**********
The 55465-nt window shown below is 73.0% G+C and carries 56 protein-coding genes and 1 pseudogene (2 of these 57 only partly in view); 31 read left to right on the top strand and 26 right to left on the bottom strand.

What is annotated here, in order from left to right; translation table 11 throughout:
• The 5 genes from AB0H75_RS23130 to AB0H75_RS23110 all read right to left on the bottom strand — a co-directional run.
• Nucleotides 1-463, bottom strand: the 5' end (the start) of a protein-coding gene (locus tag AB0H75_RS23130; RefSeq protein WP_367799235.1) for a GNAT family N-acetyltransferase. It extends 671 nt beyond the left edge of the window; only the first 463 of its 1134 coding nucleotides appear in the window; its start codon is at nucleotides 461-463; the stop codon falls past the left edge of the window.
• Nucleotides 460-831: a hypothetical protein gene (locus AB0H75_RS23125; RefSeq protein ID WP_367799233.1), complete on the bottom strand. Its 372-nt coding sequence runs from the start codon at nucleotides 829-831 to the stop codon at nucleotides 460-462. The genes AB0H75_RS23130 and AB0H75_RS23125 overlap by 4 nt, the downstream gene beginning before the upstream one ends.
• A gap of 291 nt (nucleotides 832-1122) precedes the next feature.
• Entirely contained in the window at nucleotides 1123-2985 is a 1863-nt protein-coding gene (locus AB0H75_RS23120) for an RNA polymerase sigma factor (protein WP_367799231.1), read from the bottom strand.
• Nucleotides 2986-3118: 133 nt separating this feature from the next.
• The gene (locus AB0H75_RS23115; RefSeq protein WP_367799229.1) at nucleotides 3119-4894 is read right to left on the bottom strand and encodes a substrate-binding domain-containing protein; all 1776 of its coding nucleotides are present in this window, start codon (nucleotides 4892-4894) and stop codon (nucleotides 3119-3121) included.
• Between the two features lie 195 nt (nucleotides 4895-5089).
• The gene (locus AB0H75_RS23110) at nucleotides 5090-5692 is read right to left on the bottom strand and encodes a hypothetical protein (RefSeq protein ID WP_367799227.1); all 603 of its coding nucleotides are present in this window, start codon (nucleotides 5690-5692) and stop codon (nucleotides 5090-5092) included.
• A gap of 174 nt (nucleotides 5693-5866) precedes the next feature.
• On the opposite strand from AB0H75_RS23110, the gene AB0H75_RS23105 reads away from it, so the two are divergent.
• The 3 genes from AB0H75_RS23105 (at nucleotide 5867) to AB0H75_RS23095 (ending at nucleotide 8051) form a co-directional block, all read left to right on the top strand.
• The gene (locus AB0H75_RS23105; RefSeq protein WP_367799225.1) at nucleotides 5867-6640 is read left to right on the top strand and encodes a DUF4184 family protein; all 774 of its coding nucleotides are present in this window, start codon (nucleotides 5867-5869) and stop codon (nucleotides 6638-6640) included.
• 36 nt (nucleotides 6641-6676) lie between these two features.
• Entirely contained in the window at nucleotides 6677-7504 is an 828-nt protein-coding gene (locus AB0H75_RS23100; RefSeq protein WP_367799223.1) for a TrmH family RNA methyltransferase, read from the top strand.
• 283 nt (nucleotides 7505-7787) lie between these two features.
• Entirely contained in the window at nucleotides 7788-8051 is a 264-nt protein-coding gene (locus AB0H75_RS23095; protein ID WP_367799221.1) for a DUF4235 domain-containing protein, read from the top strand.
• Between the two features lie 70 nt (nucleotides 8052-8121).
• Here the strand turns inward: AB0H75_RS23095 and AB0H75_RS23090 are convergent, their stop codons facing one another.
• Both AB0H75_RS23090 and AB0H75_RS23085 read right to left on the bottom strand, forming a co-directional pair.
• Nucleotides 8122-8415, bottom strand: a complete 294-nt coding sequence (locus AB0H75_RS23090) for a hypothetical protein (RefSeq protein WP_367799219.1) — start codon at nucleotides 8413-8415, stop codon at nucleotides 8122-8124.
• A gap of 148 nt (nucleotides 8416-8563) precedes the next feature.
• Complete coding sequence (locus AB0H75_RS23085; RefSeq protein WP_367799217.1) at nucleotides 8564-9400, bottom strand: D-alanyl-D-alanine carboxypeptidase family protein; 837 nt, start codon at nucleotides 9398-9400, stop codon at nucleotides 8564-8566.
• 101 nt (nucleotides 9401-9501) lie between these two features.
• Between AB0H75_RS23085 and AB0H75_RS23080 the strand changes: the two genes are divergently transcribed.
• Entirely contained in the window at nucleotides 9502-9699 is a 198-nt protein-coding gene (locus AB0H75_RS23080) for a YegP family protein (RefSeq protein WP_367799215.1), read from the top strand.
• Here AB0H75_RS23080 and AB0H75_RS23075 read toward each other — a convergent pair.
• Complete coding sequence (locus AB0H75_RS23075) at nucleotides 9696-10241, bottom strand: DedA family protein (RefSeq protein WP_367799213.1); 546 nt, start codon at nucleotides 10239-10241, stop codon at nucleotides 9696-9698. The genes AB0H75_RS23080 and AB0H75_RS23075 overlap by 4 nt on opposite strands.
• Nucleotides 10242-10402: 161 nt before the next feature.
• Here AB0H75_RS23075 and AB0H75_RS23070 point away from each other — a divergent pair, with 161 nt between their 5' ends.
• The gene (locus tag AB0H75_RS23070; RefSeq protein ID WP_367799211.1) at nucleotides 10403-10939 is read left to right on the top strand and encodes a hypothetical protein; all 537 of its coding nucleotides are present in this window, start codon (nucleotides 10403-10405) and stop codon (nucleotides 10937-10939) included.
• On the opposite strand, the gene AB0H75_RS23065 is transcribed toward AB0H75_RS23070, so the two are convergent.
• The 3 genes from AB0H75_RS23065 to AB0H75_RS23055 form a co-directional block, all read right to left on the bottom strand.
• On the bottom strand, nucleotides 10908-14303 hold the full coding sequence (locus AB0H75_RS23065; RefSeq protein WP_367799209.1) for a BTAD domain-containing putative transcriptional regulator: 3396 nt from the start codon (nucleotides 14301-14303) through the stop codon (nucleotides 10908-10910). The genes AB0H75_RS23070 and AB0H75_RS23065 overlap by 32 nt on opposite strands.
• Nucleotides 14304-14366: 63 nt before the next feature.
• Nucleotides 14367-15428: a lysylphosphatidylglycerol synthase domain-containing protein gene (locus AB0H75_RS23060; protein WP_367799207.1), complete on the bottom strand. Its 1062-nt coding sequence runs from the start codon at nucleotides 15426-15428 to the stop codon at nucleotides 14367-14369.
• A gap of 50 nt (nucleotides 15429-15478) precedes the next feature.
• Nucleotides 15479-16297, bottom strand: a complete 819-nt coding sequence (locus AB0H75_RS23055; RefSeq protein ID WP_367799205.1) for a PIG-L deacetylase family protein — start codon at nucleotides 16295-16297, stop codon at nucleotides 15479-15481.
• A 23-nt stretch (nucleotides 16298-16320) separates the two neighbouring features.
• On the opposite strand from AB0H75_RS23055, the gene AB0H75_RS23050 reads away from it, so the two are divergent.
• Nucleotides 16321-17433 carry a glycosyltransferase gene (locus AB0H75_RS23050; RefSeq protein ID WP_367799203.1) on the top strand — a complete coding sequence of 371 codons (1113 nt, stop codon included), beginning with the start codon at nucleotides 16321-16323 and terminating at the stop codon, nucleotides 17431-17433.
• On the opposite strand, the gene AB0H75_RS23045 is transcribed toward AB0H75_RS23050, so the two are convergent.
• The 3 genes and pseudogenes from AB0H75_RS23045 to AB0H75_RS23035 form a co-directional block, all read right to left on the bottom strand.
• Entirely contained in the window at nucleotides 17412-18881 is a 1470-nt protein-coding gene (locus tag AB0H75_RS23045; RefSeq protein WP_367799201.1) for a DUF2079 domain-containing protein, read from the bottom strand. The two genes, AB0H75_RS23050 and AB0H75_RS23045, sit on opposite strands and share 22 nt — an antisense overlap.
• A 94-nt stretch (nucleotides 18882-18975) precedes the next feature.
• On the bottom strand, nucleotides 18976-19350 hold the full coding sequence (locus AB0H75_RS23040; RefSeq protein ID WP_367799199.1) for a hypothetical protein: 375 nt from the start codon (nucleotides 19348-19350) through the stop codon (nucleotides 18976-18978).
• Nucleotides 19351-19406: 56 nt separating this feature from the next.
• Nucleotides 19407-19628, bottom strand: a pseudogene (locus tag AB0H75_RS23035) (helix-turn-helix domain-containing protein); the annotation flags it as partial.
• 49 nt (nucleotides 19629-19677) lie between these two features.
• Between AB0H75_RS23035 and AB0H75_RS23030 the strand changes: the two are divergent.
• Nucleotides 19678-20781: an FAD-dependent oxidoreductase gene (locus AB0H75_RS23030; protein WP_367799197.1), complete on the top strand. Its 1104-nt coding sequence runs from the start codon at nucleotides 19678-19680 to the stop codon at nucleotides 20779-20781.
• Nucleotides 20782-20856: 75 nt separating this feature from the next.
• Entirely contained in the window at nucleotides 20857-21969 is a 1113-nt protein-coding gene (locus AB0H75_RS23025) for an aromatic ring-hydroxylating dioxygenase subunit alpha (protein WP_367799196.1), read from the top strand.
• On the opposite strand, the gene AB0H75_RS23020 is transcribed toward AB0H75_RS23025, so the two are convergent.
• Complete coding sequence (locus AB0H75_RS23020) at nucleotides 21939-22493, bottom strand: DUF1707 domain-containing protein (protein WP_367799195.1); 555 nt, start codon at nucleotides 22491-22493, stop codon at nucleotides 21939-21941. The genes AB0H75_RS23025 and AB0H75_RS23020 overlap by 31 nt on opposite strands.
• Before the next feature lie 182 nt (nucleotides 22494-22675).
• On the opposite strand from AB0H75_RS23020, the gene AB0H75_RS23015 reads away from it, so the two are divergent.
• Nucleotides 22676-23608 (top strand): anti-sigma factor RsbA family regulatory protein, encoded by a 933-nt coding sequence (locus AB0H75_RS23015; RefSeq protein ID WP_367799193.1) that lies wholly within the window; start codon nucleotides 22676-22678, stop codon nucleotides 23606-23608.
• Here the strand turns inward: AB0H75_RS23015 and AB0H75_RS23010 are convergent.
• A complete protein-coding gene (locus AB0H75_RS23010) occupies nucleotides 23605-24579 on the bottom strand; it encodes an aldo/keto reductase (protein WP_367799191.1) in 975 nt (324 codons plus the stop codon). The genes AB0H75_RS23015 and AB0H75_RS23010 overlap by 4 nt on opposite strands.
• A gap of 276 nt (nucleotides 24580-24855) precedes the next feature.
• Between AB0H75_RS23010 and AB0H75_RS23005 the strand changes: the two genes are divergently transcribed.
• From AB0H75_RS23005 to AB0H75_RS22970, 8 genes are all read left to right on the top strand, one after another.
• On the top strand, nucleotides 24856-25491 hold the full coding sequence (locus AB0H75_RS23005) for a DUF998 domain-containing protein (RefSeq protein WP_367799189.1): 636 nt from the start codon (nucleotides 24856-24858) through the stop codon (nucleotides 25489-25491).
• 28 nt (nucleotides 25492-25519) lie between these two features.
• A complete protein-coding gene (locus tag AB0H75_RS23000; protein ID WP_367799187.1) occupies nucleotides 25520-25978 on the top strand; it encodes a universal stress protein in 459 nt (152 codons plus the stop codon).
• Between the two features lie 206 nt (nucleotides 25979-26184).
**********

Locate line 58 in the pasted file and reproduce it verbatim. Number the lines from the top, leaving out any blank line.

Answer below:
• Before the next feature lie 182 nt (nucleotides 22494-22675).